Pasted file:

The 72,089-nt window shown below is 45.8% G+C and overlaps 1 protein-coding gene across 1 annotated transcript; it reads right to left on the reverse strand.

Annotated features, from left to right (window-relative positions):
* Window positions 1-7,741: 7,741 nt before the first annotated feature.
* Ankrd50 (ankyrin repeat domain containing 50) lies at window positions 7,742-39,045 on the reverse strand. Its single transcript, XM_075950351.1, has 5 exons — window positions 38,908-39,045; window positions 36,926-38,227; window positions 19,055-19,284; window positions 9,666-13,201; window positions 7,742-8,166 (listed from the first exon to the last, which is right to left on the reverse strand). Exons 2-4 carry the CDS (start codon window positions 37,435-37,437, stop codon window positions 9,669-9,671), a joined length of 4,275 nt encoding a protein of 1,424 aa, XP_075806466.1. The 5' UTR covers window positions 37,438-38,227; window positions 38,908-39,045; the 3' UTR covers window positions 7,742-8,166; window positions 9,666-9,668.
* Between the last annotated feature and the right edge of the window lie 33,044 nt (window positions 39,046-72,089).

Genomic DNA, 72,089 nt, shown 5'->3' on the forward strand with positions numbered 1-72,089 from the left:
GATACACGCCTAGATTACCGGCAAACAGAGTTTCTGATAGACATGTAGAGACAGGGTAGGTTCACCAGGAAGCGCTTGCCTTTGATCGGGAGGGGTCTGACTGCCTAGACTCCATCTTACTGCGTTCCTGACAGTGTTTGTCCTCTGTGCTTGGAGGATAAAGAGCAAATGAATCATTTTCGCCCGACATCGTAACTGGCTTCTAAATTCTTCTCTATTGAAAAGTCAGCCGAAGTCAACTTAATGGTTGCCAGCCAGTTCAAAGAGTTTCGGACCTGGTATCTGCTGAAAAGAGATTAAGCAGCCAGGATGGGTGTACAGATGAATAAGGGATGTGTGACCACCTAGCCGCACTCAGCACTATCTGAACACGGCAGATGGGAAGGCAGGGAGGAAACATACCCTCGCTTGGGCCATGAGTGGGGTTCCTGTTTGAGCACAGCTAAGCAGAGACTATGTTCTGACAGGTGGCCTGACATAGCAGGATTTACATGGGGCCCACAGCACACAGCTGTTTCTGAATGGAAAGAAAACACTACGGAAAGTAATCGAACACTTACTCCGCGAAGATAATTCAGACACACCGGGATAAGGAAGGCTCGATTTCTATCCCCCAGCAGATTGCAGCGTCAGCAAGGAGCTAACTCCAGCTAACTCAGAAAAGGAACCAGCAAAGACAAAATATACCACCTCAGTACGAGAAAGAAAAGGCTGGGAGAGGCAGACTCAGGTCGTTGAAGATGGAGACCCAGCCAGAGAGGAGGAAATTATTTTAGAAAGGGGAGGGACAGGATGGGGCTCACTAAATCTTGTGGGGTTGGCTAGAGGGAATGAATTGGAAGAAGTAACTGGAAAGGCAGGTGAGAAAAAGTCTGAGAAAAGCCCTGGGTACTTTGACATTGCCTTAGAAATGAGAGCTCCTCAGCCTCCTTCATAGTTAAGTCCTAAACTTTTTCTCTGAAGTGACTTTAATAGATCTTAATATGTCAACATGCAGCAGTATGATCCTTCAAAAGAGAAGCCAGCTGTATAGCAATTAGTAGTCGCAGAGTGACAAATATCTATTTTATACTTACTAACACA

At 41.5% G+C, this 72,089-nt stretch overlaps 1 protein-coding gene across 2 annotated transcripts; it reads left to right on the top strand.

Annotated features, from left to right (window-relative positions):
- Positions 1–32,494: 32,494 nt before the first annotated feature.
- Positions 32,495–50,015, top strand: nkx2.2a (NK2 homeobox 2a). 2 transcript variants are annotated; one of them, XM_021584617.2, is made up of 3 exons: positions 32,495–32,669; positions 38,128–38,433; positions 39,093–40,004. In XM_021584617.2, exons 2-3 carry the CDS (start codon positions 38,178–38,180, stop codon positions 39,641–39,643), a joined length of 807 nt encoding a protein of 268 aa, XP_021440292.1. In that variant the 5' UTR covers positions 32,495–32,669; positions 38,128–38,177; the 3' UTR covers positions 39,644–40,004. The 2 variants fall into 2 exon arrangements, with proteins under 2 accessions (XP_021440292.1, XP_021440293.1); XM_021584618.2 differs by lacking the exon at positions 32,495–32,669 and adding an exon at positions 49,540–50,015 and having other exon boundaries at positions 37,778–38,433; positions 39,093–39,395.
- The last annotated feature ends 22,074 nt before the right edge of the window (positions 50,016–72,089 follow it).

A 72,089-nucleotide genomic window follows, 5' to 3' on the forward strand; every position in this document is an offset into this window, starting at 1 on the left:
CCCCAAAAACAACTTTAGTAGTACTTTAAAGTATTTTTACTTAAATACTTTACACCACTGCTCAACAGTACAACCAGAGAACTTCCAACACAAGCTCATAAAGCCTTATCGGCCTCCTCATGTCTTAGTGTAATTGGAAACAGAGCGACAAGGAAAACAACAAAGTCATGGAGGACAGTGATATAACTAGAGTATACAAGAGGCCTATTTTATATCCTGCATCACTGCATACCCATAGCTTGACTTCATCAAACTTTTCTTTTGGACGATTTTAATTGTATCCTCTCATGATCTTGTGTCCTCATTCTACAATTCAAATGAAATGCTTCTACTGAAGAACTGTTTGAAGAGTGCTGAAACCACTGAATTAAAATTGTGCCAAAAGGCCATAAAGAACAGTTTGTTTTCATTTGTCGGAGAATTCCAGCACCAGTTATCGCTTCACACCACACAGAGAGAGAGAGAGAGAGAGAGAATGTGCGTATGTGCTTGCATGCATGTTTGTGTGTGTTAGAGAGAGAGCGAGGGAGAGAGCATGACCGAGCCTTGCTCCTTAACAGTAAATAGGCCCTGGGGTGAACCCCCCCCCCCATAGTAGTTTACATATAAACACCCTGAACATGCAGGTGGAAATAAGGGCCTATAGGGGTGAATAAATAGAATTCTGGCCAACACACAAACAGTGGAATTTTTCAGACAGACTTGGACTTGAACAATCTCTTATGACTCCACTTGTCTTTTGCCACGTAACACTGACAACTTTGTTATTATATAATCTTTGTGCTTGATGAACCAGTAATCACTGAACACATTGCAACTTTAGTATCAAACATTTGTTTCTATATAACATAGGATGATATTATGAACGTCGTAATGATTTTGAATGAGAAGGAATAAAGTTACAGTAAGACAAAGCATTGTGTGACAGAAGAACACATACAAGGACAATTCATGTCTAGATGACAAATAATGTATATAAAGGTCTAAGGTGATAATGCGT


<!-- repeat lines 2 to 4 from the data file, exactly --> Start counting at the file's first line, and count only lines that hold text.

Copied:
Annotated features, from left to right (window-relative positions):
* Window positions 1-7,741: 7,741 nt before the first annotated feature.
* Ankrd50 (ankyrin repeat domain containing 50) lies at window positions 7,742-39,045 on the reverse strand. Its single transcript, XM_075950351.1, has 5 exons — window positions 38,908-39,045; window positions 36,926-38,227; window positions 19,055-19,284; window positions 9,666-13,201; window positions 7,742-8,166 (listed from the first exon to the last, which is right to left on the reverse strand). Exons 2-4 carry the CDS (start codon window positions 37,435-37,437, stop codon window positions 9,669-9,671), a joined length of 4,275 nt encoding a protein of 1,424 aa, XP_075806466.1. The 5' UTR covers window positions 37,438-38,227; window positions 38,908-39,045; the 3' UTR covers window positions 7,742-8,166; window positions 9,666-9,668.